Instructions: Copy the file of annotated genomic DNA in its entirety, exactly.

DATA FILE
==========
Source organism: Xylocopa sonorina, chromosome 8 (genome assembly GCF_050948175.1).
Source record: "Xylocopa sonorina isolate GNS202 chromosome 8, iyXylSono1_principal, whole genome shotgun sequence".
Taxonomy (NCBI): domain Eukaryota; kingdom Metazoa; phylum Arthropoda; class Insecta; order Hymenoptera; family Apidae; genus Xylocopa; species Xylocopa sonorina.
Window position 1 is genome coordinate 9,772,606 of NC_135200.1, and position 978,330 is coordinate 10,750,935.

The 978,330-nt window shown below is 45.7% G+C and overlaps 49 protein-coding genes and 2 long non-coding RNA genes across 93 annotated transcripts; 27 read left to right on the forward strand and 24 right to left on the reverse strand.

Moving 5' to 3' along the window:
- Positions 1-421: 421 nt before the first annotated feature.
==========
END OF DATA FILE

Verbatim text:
Source organism: Xylocopa sonorina, chromosome 8 (genome assembly GCF_050948175.1).
Source record: "Xylocopa sonorina isolate GNS202 chromosome 8, iyXylSono1_principal, whole genome shotgun sequence".
Taxonomy (NCBI): domain Eukaryota; kingdom Metazoa; phylum Arthropoda; class Insecta; order Hymenoptera; family Apidae; genus Xylocopa; species Xylocopa sonorina.
Window position 1 is genome coordinate 9,772,606 of NC_135200.1, and position 978,330 is coordinate 10,750,935.

The 978,330-nt window shown below is 45.7% G+C and overlaps 49 protein-coding genes and 2 long non-coding RNA genes across 93 annotated transcripts; 27 read left to right on the forward strand and 24 right to left on the reverse strand.

Moving 5' to 3' along the window:
- Positions 1-421: 421 nt before the first annotated feature.